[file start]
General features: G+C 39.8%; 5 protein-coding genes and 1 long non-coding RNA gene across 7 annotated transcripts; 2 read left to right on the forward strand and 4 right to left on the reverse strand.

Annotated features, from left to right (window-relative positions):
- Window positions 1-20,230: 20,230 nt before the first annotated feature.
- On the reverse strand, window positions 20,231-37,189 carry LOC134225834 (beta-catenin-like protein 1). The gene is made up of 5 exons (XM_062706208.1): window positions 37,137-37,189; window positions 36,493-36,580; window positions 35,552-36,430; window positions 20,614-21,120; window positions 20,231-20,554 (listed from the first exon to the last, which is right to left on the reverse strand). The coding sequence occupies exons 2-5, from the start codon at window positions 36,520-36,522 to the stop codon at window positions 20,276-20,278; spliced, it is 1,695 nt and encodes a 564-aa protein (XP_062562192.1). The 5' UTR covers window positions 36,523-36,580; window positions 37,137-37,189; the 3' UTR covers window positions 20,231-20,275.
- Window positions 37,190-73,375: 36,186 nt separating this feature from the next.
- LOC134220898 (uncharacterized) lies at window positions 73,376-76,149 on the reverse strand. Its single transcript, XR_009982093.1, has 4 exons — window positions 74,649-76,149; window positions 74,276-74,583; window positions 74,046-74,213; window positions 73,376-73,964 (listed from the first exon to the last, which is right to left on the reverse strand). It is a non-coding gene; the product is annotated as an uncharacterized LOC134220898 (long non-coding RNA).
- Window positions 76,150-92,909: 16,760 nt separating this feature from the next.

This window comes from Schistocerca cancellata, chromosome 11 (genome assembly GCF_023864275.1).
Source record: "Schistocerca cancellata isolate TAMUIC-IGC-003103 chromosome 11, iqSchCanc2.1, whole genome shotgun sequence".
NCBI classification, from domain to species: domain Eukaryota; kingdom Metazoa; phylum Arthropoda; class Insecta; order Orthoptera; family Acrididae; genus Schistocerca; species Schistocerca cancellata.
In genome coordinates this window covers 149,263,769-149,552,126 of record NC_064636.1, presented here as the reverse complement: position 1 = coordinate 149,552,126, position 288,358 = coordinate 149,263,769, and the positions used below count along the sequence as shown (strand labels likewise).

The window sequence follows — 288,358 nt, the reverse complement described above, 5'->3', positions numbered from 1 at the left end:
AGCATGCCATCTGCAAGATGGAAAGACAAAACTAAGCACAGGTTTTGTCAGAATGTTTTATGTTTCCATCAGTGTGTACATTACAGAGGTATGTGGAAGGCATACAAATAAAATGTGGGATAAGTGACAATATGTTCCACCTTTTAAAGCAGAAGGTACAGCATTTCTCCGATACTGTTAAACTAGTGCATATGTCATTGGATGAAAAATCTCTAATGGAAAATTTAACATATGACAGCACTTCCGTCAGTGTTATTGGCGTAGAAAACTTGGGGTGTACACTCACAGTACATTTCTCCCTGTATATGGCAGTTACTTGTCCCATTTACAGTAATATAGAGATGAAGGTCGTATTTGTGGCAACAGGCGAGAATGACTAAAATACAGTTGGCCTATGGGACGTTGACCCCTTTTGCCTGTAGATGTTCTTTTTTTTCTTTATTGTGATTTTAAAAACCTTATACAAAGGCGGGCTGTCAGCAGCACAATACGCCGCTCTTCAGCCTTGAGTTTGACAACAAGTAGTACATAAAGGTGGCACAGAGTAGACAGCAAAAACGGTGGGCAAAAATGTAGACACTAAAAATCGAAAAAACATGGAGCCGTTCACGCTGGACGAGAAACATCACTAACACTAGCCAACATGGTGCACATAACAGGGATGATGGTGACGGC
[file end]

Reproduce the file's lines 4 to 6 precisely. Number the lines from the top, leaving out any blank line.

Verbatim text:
- On the reverse strand, window positions 20,231-37,189 carry LOC134225834 (beta-catenin-like protein 1). The gene is made up of 5 exons (XM_062706208.1): window positions 37,137-37,189; window positions 36,493-36,580; window positions 35,552-36,430; window positions 20,614-21,120; window positions 20,231-20,554 (listed from the first exon to the last, which is right to left on the reverse strand). The coding sequence occupies exons 2-5, from the start codon at window positions 36,520-36,522 to the stop codon at window positions 20,276-20,278; spliced, it is 1,695 nt and encodes a 564-aa protein (XP_062562192.1). The 5' UTR covers window positions 36,523-36,580; window positions 37,137-37,189; the 3' UTR covers window positions 20,231-20,275.
- Window positions 37,190-73,375: 36,186 nt separating this feature from the next.
- LOC134220898 (uncharacterized) lies at window positions 73,376-76,149 on the reverse strand. Its single transcript, XR_009982093.1, has 4 exons — window positions 74,649-76,149; window positions 74,276-74,583; window positions 74,046-74,213; window positions 73,376-73,964 (listed from the first exon to the last, which is right to left on the reverse strand). It is a non-coding gene; the product is annotated as an uncharacterized LOC134220898 (long non-coding RNA).